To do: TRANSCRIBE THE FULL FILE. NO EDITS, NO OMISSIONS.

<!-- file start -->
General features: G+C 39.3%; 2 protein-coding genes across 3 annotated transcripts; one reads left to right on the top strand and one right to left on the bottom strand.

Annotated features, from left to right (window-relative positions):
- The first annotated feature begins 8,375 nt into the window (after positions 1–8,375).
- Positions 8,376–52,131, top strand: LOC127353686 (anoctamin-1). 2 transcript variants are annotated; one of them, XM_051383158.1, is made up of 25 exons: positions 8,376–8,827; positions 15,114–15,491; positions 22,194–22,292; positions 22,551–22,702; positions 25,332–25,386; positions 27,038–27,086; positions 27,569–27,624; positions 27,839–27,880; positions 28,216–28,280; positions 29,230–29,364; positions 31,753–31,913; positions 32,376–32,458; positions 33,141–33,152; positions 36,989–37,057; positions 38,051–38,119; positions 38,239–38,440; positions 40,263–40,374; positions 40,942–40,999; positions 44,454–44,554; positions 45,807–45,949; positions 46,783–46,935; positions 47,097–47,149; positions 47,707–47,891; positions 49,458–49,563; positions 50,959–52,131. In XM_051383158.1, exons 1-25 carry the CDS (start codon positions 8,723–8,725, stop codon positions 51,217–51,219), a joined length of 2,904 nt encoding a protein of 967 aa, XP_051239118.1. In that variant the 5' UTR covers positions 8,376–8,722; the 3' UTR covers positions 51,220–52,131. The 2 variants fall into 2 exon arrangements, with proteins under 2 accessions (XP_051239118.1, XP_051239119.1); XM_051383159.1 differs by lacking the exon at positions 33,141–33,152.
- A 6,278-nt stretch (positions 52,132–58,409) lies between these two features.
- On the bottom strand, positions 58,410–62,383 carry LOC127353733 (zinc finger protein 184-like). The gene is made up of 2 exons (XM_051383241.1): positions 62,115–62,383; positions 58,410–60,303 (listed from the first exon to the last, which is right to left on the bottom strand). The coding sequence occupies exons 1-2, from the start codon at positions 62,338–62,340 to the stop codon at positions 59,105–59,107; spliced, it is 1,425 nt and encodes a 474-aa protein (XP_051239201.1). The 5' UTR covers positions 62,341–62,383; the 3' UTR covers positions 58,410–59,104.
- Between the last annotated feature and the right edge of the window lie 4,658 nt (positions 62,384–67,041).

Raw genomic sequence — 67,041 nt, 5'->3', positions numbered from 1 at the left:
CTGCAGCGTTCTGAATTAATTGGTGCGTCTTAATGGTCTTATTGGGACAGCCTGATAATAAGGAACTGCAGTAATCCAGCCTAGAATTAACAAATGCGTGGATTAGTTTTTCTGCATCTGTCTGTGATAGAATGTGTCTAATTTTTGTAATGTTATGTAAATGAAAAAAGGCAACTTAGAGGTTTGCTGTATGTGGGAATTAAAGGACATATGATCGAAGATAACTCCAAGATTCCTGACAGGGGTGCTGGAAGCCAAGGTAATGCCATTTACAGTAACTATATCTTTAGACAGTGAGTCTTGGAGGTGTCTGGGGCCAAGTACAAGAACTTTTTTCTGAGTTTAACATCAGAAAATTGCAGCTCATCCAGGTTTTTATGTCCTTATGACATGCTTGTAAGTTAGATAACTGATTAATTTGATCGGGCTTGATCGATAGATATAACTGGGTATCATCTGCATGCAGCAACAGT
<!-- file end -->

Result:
General features: G+C 39.3%; 2 protein-coding genes across 3 annotated transcripts; one reads left to right on the top strand and one right to left on the bottom strand.

Annotated features, from left to right (window-relative positions):
- The first annotated feature begins 8,375 nt into the window (after positions 1–8,375).
- Positions 8,376–52,131, top strand: LOC127353686 (anoctamin-1). 2 transcript variants are annotated; one of them, XM_051383158.1, is made up of 25 exons: positions 8,376–8,827; positions 15,114–15,491; positions 22,194–22,292; positions 22,551–22,702; positions 25,332–25,386; positions 27,038–27,086; positions 27,569–27,624; positions 27,839–27,880; positions 28,216–28,280; positions 29,230–29,364; positions 31,753–31,913; positions 32,376–32,458; positions 33,141–33,152; positions 36,989–37,057; positions 38,051–38,119; positions 38,239–38,440; positions 40,263–40,374; positions 40,942–40,999; positions 44,454–44,554; positions 45,807–45,949; positions 46,783–46,935; positions 47,097–47,149; positions 47,707–47,891; positions 49,458–49,563; positions 50,959–52,131. In XM_051383158.1, exons 1-25 carry the CDS (start codon positions 8,723–8,725, stop codon positions 51,217–51,219), a joined length of 2,904 nt encoding a protein of 967 aa, XP_051239118.1. In that variant the 5' UTR covers positions 8,376–8,722; the 3' UTR covers positions 51,220–52,131. The 2 variants fall into 2 exon arrangements, with proteins under 2 accessions (XP_051239118.1, XP_051239119.1); XM_051383159.1 differs by lacking the exon at positions 33,141–33,152.
- A 6,278-nt stretch (positions 52,132–58,409) lies between these two features.
- On the bottom strand, positions 58,410–62,383 carry LOC127353733 (zinc finger protein 184-like). The gene is made up of 2 exons (XM_051383241.1): positions 62,115–62,383; positions 58,410–60,303 (listed from the first exon to the last, which is right to left on the bottom strand). The coding sequence occupies exons 1-2, from the start codon at positions 62,338–62,340 to the stop codon at positions 59,105–59,107; spliced, it is 1,425 nt and encodes a 474-aa protein (XP_051239201.1). The 5' UTR covers positions 62,341–62,383; the 3' UTR covers positions 58,410–59,104.
- Between the last annotated feature and the right edge of the window lie 4,658 nt (positions 62,384–67,041).

Raw genomic sequence — 67,041 nt, 5'->3', positions numbered from 1 at the left:
CTGCAGCGTTCTGAATTAATTGGTGCGTCTTAATGGTCTTATTGGGACAGCCTGATAATAAGGAACTGCAGTAATCCAGCCTAGAATTAACAAATGCGTGGATTAGTTTTTCTGCATCTGTCTGTGATAGAATGTGTCTAATTTTTGTAATGTTATGTAAATGAAAAAAGGCAACTTAGAGGTTTGCTGTATGTGGGAATTAAAGGACATATGATCGAAGATAACTCCAAGATTCCTGACAGGGGTGCTGGAAGCCAAGGTAATGCCATTTACAGTAACTATATCTTTAGACAGTGAGTCTTGGAGGTGTCTGGGGCCAAGTACAAGAACTTTTTTCTGAGTTTAACATCAGAAAATTGCAGCTCATCCAGGTTTTTATGTCCTTATGACATGCTTGTAAGTTAGATAACTGATTAATTTGATCGGGCTTGATCGATAGATATAACTGGGTATCATCTGCATGCAGCAACAGT